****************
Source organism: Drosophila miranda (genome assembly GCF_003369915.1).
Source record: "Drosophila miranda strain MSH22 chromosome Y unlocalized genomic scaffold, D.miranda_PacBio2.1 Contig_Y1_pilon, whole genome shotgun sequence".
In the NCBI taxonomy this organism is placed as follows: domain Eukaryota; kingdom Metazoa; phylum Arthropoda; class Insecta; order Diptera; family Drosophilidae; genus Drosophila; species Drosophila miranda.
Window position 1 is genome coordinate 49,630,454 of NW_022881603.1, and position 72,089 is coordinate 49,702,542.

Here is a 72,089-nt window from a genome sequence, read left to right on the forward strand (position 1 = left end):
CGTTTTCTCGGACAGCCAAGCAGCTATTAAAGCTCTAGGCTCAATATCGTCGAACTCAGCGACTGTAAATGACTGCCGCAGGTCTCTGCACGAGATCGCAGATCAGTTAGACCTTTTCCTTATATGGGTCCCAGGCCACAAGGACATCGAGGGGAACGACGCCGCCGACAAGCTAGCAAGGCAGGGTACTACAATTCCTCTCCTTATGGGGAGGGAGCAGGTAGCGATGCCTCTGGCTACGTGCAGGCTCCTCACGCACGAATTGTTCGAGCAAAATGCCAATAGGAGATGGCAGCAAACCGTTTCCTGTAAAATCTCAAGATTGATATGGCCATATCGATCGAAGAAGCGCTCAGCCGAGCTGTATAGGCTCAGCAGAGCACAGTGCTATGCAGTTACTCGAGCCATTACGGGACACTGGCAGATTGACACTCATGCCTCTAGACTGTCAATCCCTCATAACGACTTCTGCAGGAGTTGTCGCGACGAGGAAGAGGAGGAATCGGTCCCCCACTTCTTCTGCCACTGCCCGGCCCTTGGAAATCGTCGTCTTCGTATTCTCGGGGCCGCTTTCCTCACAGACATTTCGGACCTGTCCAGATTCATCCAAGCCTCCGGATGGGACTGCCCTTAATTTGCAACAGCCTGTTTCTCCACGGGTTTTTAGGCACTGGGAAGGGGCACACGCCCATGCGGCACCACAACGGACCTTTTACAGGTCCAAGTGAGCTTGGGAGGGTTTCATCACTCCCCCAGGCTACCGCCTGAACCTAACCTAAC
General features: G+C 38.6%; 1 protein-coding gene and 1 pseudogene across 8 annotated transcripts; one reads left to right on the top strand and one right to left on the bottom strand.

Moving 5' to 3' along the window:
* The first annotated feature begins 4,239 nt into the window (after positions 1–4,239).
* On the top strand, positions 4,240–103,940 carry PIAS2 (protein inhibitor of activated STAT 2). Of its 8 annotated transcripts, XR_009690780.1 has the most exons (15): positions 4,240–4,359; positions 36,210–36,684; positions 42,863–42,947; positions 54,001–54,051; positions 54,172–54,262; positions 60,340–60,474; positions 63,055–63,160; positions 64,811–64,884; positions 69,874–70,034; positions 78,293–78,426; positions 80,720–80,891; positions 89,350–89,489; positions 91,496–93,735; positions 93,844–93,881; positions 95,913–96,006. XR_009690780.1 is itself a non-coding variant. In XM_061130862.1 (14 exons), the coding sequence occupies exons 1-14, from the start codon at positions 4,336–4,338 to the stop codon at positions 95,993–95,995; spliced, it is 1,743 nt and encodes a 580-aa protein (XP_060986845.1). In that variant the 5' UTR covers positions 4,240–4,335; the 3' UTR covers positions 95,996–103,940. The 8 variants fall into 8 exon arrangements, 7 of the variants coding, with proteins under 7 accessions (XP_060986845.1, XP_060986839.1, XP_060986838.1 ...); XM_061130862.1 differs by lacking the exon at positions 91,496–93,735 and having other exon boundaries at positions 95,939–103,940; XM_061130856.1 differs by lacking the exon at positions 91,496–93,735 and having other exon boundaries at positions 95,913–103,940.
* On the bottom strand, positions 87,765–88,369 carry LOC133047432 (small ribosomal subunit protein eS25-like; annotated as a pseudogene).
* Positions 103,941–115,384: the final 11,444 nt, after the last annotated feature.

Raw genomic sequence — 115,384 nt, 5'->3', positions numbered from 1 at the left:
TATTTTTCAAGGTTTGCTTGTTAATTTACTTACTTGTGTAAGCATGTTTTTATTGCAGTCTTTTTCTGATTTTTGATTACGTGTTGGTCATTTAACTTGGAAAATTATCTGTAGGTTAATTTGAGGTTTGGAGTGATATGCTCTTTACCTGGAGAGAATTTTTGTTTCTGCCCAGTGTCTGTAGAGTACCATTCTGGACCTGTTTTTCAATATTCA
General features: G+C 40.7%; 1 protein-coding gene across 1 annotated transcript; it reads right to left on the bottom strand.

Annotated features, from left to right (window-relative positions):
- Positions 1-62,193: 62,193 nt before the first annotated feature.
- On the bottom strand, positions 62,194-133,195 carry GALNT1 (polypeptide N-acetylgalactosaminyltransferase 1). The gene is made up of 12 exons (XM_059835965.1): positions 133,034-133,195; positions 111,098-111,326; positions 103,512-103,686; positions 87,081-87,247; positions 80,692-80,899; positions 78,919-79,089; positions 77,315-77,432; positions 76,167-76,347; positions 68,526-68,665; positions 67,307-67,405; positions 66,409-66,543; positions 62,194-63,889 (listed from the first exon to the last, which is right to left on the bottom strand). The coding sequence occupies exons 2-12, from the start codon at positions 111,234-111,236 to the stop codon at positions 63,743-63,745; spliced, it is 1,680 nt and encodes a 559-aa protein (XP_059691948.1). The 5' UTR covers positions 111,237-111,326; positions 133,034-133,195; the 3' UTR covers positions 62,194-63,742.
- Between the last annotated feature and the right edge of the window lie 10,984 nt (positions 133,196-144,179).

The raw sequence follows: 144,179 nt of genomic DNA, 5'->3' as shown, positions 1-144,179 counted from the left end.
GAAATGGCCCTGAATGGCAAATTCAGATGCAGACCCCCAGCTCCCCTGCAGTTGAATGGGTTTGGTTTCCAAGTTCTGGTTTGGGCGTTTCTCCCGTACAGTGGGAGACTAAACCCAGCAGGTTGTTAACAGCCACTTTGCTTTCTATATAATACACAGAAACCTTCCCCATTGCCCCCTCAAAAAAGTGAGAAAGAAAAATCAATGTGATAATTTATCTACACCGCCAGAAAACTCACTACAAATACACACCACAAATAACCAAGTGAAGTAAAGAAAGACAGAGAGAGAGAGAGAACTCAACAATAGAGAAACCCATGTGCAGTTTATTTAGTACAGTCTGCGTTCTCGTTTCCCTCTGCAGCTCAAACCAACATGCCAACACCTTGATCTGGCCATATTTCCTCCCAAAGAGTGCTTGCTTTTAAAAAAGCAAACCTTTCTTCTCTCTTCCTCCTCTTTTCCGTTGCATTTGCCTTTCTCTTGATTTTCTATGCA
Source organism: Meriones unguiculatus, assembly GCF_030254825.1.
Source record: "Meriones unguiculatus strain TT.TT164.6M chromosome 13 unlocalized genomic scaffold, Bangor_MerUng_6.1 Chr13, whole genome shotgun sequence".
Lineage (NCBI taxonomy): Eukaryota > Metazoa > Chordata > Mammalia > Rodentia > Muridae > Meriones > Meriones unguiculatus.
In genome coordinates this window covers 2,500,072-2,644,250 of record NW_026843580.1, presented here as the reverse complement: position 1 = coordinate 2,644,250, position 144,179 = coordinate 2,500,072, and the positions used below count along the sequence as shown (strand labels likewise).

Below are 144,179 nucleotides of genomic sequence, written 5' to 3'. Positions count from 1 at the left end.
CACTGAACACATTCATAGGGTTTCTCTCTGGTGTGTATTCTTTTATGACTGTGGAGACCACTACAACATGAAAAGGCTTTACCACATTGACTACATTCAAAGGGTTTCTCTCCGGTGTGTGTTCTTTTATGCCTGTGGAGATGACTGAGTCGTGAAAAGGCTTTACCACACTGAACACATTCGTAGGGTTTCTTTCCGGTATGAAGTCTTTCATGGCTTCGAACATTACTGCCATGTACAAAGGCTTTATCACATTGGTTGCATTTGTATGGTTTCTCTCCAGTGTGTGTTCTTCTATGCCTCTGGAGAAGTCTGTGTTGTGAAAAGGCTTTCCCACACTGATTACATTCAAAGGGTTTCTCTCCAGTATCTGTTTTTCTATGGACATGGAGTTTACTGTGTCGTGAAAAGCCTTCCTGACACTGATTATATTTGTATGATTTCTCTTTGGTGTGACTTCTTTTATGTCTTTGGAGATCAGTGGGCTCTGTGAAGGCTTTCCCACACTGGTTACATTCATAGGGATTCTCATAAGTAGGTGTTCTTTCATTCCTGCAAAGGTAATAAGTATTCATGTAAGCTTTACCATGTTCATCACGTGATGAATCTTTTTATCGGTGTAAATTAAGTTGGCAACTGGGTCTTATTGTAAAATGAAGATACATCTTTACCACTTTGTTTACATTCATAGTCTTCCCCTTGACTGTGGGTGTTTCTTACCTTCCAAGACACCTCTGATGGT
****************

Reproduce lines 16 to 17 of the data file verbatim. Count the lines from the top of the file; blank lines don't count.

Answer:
Annotated features, from left to right (window-relative positions):
- Positions 1-62,193: 62,193 nt before the first annotated feature.